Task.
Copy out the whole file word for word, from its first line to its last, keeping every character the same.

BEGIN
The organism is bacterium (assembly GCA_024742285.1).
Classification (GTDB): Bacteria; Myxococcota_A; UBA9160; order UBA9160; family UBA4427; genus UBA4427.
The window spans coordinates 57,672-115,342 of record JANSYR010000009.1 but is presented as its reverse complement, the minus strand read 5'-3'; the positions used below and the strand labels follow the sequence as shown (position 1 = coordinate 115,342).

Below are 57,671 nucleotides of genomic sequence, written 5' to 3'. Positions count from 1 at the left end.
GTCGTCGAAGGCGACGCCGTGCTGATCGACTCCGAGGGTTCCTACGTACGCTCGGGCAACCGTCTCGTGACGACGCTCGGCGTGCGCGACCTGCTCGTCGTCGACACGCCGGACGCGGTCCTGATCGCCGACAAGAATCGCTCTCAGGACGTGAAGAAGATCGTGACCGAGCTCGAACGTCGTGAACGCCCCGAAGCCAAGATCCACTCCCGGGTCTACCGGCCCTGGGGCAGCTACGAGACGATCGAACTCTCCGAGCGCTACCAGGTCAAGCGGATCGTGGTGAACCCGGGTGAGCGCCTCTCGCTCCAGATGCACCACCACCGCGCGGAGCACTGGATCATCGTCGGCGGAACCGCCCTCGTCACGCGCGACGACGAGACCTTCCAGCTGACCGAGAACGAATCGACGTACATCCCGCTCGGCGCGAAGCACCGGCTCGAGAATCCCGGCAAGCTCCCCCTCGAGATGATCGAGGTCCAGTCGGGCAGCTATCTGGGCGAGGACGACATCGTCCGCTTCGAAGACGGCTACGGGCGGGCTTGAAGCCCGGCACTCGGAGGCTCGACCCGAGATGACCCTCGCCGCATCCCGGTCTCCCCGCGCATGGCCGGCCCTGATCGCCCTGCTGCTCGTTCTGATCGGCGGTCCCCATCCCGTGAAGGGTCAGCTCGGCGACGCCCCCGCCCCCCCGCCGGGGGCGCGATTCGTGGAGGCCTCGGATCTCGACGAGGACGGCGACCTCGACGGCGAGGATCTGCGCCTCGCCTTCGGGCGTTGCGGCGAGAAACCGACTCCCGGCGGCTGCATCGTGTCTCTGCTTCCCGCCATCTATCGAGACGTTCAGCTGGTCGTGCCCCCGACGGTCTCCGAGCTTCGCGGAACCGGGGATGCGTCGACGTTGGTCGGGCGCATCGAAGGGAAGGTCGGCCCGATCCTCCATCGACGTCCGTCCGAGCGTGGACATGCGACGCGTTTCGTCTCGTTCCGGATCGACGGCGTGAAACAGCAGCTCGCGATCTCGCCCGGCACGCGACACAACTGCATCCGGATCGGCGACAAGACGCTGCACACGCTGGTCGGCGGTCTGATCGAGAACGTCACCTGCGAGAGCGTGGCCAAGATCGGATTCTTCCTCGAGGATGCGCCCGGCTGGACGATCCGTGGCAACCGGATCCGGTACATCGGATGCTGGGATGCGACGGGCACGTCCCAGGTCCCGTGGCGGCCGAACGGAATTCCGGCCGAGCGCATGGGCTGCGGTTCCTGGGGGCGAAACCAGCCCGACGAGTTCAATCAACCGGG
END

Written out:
The organism is bacterium (assembly GCA_024742285.1).
Classification (GTDB): Bacteria; Myxococcota_A; UBA9160; order UBA9160; family UBA4427; genus UBA4427.
The window spans coordinates 57,672-115,342 of record JANSYR010000009.1 but is presented as its reverse complement, the minus strand read 5'-3'; the positions used below and the strand labels follow the sequence as shown (position 1 = coordinate 115,342).

Below are 57,671 nucleotides of genomic sequence, written 5' to 3'. Positions count from 1 at the left end.
GTCGTCGAAGGCGACGCCGTGCTGATCGACTCCGAGGGTTCCTACGTACGCTCGGGCAACCGTCTCGTGACGACGCTCGGCGTGCGCGACCTGCTCGTCGTCGACACGCCGGACGCGGTCCTGATCGCCGACAAGAATCGCTCTCAGGACGTGAAGAAGATCGTGACCGAGCTCGAACGTCGTGAACGCCCCGAAGCCAAGATCCACTCCCGGGTCTACCGGCCCTGGGGCAGCTACGAGACGATCGAACTCTCCGAGCGCTACCAGGTCAAGCGGATCGTGGTGAACCCGGGTGAGCGCCTCTCGCTCCAGATGCACCACCACCGCGCGGAGCACTGGATCATCGTCGGCGGAACCGCCCTCGTCACGCGCGACGACGAGACCTTCCAGCTGACCGAGAACGAATCGACGTACATCCCGCTCGGCGCGAAGCACCGGCTCGAGAATCCCGGCAAGCTCCCCCTCGAGATGATCGAGGTCCAGTCGGGCAGCTATCTGGGCGAGGACGACATCGTCCGCTTCGAAGACGGCTACGGGCGGGCTTGAAGCCCGGCACTCGGAGGCTCGACCCGAGATGACCCTCGCCGCATCCCGGTCTCCCCGCGCATGGCCGGCCCTGATCGCCCTGCTGCTCGTTCTGATCGGCGGTCCCCATCCCGTGAAGGGTCAGCTCGGCGACGCCCCCGCCCCCCCGCCGGGGGCGCGATTCGTGGAGGCCTCGGATCTCGACGAGGACGGCGACCTCGACGGCGAGGATCTGCGCCTCGCCTTCGGGCGTTGCGGCGAGAAACCGACTCCCGGCGGCTGCATCGTGTCTCTGCTTCCCGCCATCTATCGAGACGTTCAGCTGGTCGTGCCCCCGACGGTCTCCGAGCTTCGCGGAACCGGGGATGCGTCGACGTTGGTCGGGCGCATCGAAGGGAAGGTCGGCCCGATCCTCCATCGACGTCCGTCCGAGCGTGGACATGCGACGCGTTTCGTCTCGTTCCGGATCGACGGCGTGAAACAGCAGCTCGCGATCTCGCCCGGCACGCGACACAACTGCATCCGGATCGGCGACAAGACGCTGCACACGCTGGTCGGCGGTCTGATCGAGAACGTCACCTGCGAGAGCGTGGCCAAGATCGGATTCTTCCTCGAGGATGCGCCCGGCTGGACGATCCGTGGCAACCGGATCCGGTACATCGGATGCTGGGATGCGACGGGCACGTCCCAGGTCCCGTGGCGGCCGAACGGAATTCCGGCCGAGCGCATGGGCTGCGGTTCCTGGGGGCGAAACCAGCCCGACGAGTTCAATCAACCGGG